The Cosmovision of the Yanomami People and the Violent Forces That Threaten Them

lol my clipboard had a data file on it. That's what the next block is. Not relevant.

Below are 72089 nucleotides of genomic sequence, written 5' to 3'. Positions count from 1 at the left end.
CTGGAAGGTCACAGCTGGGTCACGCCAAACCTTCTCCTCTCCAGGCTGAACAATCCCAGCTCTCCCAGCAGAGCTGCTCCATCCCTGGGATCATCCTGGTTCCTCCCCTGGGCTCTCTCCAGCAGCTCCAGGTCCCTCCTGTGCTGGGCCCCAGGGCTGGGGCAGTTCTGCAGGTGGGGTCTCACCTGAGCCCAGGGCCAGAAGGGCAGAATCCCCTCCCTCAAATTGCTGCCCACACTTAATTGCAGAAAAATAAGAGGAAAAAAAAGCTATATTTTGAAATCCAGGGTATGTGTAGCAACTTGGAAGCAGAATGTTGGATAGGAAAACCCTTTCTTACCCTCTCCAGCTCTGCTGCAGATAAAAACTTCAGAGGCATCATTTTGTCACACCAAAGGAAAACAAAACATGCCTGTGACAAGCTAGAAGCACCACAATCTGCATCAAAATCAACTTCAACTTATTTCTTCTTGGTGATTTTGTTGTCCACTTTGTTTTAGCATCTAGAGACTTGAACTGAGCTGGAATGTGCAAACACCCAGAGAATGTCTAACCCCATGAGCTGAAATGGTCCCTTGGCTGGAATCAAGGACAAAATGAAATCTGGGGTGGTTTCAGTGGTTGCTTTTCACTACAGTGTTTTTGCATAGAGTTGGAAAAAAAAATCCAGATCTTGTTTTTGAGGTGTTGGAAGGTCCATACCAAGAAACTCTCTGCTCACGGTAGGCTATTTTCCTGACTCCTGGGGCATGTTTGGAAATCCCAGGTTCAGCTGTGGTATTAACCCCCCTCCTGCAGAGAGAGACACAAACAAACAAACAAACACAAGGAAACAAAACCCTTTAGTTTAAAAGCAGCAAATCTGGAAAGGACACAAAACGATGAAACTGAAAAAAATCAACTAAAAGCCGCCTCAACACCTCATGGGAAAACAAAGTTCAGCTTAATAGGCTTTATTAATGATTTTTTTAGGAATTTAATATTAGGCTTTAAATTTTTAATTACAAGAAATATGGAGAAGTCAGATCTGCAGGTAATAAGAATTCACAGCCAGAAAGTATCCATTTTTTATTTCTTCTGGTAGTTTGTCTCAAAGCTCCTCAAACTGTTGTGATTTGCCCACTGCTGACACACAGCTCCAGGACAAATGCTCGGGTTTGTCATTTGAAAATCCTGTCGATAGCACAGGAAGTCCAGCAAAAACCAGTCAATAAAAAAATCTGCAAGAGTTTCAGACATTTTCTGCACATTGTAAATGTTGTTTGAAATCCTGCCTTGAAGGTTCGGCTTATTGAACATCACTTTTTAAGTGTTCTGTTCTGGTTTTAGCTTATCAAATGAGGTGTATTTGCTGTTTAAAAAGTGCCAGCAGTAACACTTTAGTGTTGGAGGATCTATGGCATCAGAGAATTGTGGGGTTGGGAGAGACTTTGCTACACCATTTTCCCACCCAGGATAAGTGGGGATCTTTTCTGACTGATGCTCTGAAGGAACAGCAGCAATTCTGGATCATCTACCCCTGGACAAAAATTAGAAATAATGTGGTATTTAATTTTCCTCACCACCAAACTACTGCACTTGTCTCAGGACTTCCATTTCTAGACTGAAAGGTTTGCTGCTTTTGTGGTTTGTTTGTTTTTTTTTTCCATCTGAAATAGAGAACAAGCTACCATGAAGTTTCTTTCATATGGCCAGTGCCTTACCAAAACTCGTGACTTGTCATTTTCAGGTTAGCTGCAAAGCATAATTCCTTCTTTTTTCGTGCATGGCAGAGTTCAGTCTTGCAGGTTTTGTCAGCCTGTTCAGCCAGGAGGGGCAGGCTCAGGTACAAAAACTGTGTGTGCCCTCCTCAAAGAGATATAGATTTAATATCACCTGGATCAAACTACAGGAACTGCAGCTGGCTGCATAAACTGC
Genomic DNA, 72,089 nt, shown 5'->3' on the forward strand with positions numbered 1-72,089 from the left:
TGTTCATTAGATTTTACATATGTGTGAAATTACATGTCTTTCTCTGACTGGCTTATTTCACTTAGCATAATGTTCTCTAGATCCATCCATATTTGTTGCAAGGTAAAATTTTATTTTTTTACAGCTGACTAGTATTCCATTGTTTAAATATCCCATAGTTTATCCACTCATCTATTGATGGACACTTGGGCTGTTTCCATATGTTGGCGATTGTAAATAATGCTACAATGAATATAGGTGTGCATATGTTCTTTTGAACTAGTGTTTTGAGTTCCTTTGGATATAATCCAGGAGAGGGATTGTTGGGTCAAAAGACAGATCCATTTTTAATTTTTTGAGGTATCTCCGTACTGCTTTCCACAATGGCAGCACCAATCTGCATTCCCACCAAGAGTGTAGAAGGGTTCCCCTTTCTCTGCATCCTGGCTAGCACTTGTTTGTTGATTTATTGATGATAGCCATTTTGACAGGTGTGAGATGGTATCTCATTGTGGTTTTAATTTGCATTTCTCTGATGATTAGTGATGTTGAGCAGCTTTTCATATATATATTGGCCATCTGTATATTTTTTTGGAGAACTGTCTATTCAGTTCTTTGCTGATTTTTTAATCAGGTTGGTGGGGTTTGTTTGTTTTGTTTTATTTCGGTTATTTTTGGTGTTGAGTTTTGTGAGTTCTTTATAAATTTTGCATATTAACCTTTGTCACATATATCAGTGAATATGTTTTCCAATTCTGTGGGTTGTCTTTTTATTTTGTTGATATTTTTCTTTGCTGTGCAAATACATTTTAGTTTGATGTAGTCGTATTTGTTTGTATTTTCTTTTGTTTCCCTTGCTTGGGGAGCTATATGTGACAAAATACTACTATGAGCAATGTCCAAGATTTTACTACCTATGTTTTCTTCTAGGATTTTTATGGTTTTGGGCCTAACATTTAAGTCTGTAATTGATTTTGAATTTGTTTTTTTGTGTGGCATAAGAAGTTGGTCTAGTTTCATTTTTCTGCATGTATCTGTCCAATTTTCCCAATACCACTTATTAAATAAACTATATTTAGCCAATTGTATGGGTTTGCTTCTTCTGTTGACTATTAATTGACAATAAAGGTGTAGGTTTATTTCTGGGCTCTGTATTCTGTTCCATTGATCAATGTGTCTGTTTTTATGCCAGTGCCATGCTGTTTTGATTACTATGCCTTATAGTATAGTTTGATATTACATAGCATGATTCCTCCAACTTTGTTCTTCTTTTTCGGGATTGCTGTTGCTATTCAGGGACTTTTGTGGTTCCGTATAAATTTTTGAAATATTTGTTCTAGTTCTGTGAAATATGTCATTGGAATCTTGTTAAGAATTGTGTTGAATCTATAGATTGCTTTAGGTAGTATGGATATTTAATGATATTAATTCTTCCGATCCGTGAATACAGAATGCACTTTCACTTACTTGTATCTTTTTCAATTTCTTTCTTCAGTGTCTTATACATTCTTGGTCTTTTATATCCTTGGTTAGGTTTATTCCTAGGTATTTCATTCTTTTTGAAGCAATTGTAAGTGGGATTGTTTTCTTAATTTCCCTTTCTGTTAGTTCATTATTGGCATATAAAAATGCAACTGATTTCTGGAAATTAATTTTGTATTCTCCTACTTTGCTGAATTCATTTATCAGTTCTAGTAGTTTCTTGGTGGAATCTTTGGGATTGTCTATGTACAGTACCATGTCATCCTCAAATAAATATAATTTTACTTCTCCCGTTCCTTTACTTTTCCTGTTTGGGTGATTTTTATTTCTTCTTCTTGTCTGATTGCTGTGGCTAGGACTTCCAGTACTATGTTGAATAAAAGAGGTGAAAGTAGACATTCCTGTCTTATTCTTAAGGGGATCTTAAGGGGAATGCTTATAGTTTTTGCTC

Entering “The Yanomami Struggle” exhibition at The Shed in Manhattan’s Hudson Yards, I find myself standing before a vast arrangement of photographs, some crisp and hyperpigmented, others blurred and grayscale, all suspended from the ceiling as if parts of a room-size mobile. After a moment of taking in my new environs, the subjects of the closest set of imagery come into focus. To my left is a diptych of a lake overcast by a stormy sky and a boy floating face up along a cerulean-blue river. To my right is a black-and-white collage of children traipsing across a rainforest floor. Directly ahead of me is the most arresting photo of them all: a lush canopy of trees, all a psychedelic fuschia, with a thatch-roofed hut inlaid therein. The flourishing scenes before me are a far cry from the barren, wintery stretch of the High Line I’ve just walked along to get here. I’ve somehow traversed a portal, and have arrived in another world.